Boiled cockles (sometimes grilled) are sold at many hawker centres in Southeast Asia, and are used in laksa, char kway teow and steamboat. They are called kerang in Malay and see hum in Cantonese.

In Japan, the Japanese egg cockle (Laevicardium laevigatum) is used to create torigai sushi.

A study conducted in England in the early 1980s showed a correlation between the consumption of cockles, presumed to be incorrectly processed, and an elevated local occurrence of hepatitis. [10]

Cockles are an effective bait for a wide variety of sea fishes. The folk song "Molly Malone" is also known as "Cockles and Mussels" because the title character's sale of the two foods is referred to in the song's refrain. The shells of cockles are mentioned in the English nursery rhyme "Mary, Mary, Quite Contrary". Cockles are also eaten by the indigenous peoples of North America. [11]

Alternative meanings

The common English phrase "it warms the cockles of my heart", is used to mean that a feeling of deep-seated contentment has been generated.

Differing derivations of this phrase have been proposed, either directly from the perceived heart-shape of a cockleshell, or indirectly (the scientific name for the type genus of the family is Cardium, from the Latin for heart), or from the Latin diminutive of the word heart, corculum. Another proposed derivation is from the Latin for the ventricles of the heart, cochleae cordis, where the second word is an inflected form of cor, heart, while cochlea is the Latin for snail.[ citation needed ]

Related Research Articles

Clam Common name for several kinds of bivalve molluscs

Clam is a common name for several kinds of bivalve molluscs. The word is often applied only to those that are edible and live as infauna, spending most of their lives halfway buried in the sand of the seafloor or riverbeds. Clams have two shells of equal size connected by two adductor muscles and have a powerful burrowing foot. They live in both freshwater and marine environments; in salt water they prefer to burrow down into the mud and the turbidity of the water required varies with species and location; the greatest diversity of these is in North America.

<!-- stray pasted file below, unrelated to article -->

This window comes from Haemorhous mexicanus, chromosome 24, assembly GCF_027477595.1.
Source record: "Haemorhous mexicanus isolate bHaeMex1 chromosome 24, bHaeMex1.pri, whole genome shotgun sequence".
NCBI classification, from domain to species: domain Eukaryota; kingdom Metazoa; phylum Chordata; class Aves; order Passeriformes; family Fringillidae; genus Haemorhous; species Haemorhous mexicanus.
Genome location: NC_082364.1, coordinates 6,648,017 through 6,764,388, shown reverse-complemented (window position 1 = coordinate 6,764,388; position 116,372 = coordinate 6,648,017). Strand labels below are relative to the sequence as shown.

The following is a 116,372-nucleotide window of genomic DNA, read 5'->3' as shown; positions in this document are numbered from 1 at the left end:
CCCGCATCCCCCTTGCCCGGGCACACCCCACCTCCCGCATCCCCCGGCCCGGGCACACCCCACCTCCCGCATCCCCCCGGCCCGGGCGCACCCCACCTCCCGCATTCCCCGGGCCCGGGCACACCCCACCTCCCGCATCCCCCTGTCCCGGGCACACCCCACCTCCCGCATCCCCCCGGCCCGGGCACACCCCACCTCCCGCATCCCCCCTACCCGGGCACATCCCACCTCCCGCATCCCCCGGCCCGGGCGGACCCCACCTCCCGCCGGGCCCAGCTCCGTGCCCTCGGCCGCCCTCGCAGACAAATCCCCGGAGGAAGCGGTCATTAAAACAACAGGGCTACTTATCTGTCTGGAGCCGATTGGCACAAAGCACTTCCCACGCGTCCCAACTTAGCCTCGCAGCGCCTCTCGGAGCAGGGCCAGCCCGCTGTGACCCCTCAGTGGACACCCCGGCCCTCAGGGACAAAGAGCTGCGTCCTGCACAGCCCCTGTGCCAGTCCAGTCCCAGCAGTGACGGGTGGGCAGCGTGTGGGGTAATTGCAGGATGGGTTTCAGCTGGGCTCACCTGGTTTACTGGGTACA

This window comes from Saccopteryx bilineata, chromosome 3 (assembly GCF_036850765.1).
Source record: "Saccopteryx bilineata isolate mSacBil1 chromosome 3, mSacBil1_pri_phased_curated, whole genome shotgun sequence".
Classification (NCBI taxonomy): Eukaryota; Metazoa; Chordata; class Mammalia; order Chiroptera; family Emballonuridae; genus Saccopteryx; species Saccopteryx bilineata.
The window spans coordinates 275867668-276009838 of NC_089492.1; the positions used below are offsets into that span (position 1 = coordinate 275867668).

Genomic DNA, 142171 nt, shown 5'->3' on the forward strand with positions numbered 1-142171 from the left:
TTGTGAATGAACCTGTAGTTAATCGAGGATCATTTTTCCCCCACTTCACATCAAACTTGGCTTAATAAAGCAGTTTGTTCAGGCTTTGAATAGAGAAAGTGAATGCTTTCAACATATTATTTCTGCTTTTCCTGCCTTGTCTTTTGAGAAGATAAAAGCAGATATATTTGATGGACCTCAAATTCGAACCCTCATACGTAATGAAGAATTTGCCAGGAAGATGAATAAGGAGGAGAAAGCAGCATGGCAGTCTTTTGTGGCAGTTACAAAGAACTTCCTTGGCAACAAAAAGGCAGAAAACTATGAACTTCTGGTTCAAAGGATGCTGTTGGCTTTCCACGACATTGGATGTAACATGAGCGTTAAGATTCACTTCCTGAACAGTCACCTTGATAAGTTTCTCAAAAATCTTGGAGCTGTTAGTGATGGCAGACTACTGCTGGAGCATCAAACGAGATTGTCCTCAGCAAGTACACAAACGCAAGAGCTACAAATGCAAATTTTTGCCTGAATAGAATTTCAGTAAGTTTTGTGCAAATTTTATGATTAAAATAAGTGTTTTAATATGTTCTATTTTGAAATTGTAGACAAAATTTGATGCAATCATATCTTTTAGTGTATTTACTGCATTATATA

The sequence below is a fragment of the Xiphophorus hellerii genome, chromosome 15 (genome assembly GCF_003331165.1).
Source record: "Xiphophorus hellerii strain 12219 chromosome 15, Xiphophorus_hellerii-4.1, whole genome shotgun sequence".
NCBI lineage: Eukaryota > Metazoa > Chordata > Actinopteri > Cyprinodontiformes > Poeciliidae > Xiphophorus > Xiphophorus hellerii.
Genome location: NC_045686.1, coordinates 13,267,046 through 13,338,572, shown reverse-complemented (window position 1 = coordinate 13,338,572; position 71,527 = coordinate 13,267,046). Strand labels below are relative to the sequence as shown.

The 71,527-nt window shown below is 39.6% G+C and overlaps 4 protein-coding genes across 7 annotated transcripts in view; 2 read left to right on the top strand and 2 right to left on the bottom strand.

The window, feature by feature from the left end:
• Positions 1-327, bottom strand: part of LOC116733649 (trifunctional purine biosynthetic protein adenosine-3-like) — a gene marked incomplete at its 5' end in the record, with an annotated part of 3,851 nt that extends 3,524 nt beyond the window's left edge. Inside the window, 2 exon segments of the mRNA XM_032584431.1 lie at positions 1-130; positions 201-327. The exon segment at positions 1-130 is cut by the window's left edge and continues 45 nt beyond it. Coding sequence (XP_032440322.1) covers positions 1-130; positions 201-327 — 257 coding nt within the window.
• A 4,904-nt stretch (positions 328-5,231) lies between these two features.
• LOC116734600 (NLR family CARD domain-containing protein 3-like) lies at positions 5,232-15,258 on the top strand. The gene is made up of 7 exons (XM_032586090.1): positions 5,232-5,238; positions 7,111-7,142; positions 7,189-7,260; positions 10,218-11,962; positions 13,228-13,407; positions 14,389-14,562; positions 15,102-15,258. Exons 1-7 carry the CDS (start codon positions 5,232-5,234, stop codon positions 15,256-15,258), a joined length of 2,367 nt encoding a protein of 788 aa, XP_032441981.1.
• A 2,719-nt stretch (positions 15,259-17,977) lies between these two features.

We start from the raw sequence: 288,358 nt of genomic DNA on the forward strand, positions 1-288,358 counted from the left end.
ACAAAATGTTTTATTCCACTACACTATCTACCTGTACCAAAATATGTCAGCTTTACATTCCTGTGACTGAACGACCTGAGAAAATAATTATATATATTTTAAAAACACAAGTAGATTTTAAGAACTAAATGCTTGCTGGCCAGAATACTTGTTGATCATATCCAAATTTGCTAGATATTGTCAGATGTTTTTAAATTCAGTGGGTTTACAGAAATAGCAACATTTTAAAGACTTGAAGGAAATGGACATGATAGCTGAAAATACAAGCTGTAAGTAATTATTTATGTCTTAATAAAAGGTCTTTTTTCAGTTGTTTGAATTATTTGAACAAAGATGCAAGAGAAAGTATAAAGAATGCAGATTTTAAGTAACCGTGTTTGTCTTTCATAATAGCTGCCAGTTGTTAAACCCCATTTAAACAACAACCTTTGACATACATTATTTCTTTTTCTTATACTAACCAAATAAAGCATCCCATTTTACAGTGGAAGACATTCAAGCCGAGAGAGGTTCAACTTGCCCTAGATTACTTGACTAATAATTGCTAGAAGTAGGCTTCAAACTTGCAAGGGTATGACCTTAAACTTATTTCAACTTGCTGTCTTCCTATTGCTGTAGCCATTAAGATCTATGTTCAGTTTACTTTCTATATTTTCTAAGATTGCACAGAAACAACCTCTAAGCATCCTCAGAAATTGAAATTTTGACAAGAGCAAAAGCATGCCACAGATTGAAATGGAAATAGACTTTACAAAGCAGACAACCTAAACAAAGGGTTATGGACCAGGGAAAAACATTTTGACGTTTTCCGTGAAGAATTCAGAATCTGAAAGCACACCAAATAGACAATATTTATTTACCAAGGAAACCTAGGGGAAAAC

Ark clam Family of molluscs

Ark clam is the common name for a family of small to large-sized saltwater clams or marine bivalve molluscs in the family Arcidae. Ark clams vary both in shape and size. They number about 200 species worldwide.

Laverbread Food made from edible seaweed

Laverbread is a food product made from laver, an edible seaweed consumed mainly in Wales as part of local traditional cuisine. The seaweed is commonly found around the west coast of Great Britain, and the coasts of Ireland where it is known as sleabhac. It is smooth in texture and forms delicate, sheetlike thalli, often clinging to rocks. The principal variety is Porphyra umbilicalis. Porphyra is classified as red algae; it tends to be a brownish colour, but boils down to a dark green pulp when prepared. Laver seaweed has a high content of dietary minerals, particularly iodine and iron. The high iodine content gives the seaweed a distinctive flavour in common with olives and oysters.

Common cockle Species of bivalve

The common cockle is a species of edible saltwater clam, a marine bivalve mollusc in the family Cardiidae, the cockles. It is found in waters off Europe, from Iceland in the north, south into waters off western Africa as far south as Senegal. The ribbed oval shells can reach 6 centimetres (2.4 in) across and are white, yellowish or brown in colour. The common cockle is harvested commercially and eaten in much of its range.

<i>Cerastoderma</i> Genus of bivalves

Cerastoderma is a genus of marine bivalves in the family Cardiidae. It includes the common cockle Cerastoderma edule.

Glycymerididae Family of molluscs

Glycymerididae, often misspelled as Glycymeridae, common names dog cockles or bittersweets, is a worldwide family of salt water clams, marine bivalve mollusks in the order Arcida. They are related to the ark clams. This family contains 45 extant species in four genera.

Dog cockle Species of mollusc

The dog cockle or European bittersweet is a species of marine clam, a coastal bivalve mollusc of European waters.

<i>Corculum</i> Genus of bivalves

Corculum is a genus of small saltwater clams, marine bivalve molluscs in the family Cardiidae, the cockles. They maintain Symbiodinium dinoflagellates as symbionts.

<i>Senilia</i> Genus of bivalves

Senilia is a genus of edible saltwater clams, marine bivalve molluscs in the family Arcidae, the ark shells. It contains a single species, Senilia senilis.